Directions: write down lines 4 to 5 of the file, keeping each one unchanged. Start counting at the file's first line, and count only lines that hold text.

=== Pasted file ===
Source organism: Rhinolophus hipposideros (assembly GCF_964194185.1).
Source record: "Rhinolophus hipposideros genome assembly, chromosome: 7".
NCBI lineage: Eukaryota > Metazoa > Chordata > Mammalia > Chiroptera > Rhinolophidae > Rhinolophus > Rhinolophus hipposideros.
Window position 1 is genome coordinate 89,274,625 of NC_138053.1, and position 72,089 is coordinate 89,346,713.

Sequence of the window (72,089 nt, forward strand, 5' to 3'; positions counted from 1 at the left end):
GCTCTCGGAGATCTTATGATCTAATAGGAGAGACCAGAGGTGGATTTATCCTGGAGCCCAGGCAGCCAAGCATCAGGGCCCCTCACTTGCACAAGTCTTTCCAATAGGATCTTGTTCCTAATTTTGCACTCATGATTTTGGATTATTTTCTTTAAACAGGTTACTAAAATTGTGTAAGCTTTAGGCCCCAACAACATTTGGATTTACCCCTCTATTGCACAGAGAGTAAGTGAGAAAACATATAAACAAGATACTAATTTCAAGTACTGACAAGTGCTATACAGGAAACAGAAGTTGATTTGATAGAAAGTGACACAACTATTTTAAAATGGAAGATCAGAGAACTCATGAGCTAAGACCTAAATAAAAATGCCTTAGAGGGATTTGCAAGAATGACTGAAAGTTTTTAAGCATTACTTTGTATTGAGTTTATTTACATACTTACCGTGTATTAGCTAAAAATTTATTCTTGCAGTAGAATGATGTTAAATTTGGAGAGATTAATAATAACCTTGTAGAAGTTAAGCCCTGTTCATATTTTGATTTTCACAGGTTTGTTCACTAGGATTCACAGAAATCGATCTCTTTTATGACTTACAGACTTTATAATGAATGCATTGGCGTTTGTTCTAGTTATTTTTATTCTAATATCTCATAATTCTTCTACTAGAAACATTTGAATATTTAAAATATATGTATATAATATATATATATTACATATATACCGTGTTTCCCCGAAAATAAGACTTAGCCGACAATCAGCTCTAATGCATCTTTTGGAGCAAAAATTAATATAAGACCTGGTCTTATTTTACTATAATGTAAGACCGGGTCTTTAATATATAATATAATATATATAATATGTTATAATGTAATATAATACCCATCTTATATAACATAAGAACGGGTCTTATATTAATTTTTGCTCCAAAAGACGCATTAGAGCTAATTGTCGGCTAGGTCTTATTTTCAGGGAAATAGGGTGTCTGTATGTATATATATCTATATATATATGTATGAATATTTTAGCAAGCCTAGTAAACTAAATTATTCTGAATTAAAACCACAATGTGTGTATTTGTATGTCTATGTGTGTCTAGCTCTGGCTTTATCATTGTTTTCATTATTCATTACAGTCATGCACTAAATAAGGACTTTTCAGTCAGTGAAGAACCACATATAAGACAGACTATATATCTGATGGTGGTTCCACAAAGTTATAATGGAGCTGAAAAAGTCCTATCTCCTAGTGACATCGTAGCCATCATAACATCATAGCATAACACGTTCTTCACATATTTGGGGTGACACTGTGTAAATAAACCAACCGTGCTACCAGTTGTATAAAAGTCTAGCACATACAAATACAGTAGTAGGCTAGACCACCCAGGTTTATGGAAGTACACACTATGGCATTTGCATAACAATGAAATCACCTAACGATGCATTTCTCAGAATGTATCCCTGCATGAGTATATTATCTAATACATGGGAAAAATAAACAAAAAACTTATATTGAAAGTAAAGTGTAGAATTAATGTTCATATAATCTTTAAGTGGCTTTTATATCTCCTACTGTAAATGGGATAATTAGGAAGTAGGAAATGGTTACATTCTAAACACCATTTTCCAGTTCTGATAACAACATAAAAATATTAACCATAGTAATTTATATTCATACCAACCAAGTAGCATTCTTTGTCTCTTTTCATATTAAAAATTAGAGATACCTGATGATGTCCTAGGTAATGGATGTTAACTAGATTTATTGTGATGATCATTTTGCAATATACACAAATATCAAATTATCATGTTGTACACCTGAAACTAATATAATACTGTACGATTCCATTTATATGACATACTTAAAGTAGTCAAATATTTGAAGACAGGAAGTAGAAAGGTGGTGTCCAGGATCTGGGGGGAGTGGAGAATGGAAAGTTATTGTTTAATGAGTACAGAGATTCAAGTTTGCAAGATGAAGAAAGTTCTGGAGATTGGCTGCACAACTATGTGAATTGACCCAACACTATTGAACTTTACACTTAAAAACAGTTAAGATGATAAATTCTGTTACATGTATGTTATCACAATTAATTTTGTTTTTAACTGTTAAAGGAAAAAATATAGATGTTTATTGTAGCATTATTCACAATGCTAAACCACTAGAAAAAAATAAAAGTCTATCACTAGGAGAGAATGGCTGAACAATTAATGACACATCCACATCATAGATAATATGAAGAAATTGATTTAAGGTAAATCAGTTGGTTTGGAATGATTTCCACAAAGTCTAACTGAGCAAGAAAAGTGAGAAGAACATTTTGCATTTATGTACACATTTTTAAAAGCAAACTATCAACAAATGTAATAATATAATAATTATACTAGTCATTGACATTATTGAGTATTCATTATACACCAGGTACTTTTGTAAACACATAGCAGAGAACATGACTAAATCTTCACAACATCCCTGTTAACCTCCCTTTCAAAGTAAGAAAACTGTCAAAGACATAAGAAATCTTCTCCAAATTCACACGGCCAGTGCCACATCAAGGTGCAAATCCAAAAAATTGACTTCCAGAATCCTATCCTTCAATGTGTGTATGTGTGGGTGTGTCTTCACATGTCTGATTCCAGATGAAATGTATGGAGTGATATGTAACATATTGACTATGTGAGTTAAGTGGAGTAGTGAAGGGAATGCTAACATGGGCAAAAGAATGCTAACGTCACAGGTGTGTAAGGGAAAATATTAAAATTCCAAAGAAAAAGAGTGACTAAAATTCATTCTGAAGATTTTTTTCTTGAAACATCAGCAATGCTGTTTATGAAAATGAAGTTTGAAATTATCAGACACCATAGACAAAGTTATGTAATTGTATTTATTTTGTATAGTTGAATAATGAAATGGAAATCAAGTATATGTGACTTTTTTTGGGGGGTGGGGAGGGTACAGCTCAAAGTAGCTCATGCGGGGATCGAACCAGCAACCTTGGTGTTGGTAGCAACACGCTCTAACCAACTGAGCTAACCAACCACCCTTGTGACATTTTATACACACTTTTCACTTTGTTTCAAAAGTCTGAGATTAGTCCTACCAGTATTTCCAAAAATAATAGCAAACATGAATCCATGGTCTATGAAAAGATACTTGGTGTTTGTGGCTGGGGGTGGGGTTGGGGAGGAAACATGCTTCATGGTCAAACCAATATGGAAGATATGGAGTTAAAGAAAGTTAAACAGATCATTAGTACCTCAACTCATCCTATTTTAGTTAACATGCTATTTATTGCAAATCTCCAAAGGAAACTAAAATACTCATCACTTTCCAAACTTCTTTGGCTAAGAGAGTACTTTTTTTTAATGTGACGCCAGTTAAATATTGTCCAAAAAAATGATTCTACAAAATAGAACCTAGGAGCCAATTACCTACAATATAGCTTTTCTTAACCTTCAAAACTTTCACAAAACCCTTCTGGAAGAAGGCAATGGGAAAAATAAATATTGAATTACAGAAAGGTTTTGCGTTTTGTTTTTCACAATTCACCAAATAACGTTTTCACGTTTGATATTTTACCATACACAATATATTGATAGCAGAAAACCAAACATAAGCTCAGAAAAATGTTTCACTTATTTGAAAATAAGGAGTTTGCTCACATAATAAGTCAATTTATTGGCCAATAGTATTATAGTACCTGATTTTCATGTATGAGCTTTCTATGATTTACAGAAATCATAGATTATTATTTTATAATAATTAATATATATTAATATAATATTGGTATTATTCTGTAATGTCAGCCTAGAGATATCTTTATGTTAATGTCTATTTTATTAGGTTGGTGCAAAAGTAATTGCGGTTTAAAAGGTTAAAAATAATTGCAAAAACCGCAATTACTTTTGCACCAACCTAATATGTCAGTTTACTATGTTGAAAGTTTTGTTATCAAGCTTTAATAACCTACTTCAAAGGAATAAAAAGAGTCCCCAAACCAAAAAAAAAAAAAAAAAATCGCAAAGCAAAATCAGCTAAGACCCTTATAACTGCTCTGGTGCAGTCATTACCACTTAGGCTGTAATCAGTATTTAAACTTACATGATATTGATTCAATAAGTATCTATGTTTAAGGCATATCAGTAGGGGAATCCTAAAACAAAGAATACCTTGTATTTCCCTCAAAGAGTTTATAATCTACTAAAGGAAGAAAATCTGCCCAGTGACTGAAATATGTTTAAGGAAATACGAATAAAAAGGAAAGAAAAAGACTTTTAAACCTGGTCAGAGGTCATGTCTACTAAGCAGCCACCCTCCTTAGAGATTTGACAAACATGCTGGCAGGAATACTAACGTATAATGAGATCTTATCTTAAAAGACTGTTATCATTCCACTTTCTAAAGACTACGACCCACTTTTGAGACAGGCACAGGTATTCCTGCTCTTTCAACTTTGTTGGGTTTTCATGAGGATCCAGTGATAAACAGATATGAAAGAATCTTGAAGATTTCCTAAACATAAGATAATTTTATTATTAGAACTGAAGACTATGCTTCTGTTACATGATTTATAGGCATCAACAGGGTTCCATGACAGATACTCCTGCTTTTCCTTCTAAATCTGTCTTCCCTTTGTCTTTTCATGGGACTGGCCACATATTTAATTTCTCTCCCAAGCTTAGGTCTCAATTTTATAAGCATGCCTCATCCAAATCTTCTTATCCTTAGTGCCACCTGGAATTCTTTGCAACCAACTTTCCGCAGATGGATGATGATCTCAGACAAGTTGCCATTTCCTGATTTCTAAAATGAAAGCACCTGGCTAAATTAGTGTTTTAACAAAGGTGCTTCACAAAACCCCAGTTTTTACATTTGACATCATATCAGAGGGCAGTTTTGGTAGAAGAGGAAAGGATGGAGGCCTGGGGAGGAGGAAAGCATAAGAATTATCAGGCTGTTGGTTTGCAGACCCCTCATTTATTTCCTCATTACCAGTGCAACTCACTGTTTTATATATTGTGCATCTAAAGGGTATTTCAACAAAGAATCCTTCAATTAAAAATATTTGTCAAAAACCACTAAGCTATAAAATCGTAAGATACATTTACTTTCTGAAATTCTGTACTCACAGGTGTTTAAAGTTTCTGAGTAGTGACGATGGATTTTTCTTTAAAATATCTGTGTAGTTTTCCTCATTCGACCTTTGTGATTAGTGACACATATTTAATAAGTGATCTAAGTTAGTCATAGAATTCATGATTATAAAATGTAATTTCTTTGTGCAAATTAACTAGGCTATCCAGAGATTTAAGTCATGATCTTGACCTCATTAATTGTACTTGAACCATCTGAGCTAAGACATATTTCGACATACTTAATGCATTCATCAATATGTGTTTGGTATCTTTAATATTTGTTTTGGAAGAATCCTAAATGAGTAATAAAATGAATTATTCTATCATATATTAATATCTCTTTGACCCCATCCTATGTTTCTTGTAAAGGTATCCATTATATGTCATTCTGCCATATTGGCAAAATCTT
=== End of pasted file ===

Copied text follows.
Window position 1 is genome coordinate 89,274,625 of NC_138053.1, and position 72,089 is coordinate 89,346,713.

Sequence of the window (72,089 nt, forward strand, 5' to 3'; positions counted from 1 at the left end):